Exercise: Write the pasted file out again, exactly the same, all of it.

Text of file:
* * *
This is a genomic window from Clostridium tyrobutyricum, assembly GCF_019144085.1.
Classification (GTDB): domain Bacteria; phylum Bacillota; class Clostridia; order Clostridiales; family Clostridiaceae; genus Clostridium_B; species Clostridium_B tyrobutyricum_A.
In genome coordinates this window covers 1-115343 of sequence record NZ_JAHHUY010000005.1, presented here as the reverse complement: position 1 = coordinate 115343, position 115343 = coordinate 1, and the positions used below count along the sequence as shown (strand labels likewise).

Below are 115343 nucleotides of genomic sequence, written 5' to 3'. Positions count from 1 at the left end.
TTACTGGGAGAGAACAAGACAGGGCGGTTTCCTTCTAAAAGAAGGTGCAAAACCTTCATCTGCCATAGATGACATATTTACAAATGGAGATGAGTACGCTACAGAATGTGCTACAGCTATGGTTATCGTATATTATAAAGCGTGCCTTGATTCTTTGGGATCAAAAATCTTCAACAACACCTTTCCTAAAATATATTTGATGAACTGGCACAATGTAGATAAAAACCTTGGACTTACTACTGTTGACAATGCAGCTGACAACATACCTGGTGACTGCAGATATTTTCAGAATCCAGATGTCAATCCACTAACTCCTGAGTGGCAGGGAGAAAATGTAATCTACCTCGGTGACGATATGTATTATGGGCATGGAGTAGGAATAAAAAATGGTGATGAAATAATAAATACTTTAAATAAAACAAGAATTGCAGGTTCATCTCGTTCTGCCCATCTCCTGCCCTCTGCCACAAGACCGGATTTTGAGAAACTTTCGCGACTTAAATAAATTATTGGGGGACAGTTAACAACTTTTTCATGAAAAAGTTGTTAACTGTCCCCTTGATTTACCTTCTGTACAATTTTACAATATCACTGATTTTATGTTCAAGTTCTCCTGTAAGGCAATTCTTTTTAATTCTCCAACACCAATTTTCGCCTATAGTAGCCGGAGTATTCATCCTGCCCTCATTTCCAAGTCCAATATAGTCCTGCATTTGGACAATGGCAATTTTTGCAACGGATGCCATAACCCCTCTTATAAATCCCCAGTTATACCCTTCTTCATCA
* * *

This is a genomic window from Clostridium tyrobutyricum, assembly GCF_019144085.1.
Classification (GTDB): domain Bacteria; phylum Bacillota; class Clostridia; order Clostridiales; family Clostridiaceae; genus Clostridium_B; species Clostridium_B tyrobutyricum_A.
In genome coordinates this window covers 1-115343 of sequence record NZ_JAHHUY010000005.1, presented here as the reverse complement: position 1 = coordinate 115343, position 115343 = coordinate 1, and the positions used below count along the sequence as shown (strand labels likewise).

Below are 115343 nucleotides of genomic sequence, written 5' to 3'. Positions count from 1 at the left end.
TTACTGGGAGAGAACAAGACAGGGCGGTTTCCTTCTAAAAGAAGGTGCAAAACCTTCATCTGCCATAGATGACATATTTACAAATGGAGATGAGTACGCTACAGAATGTGCTACAGCTATGGTTATCGTATATTATAAAGCGTGCCTTGATTCTTTGGGATCAAAAATCTTCAACAACACCTTTCCTAAAATATATTTGATGAACTGGCACAATGTAGATAAAAACCTTGGACTTACTACTGTTGACAATGCAGCTGACAACATACCTGGTGACTGCAGATATTTTCAGAATCCAGATGTCAATCCACTAACTCCTGAGTGGCAGGGAGAAAATGTAATCTACCTCGGTGACGATATGTATTATGGGCATGGAGTAGGAATAAAAAATGGTGATGAAATAATAAATACTTTAAATAAAACAAGAATTGCAGGTTCATCTCGTTCTGCCCATCTCCTGCCCTCTGCCACAAGACCGGATTTTGAGAAACTTTCGCGACTTAAATAAATTATTGGGGGACAGTTAACAACTTTTTCATGAAAAAGTTGTTAACTGTCCCCTTGATTTACCTTCTGTACAATTTTACAATATCACTGATTTTATGTTCAAGTTCTCCTGTAAGGCAATTCTTTTTAATTCTCCAACACCAATTTTCGCCTATAGTAGCCGGAGTATTCATCCTGCCCTCATTTCCAAGTCCAATATAGTCCTGCATTTGGACAATGGCAATTTTTGCAACGGATGCCATAACCCCTCTTATAAATCCCCAGTTATACCCTTCTTCATCA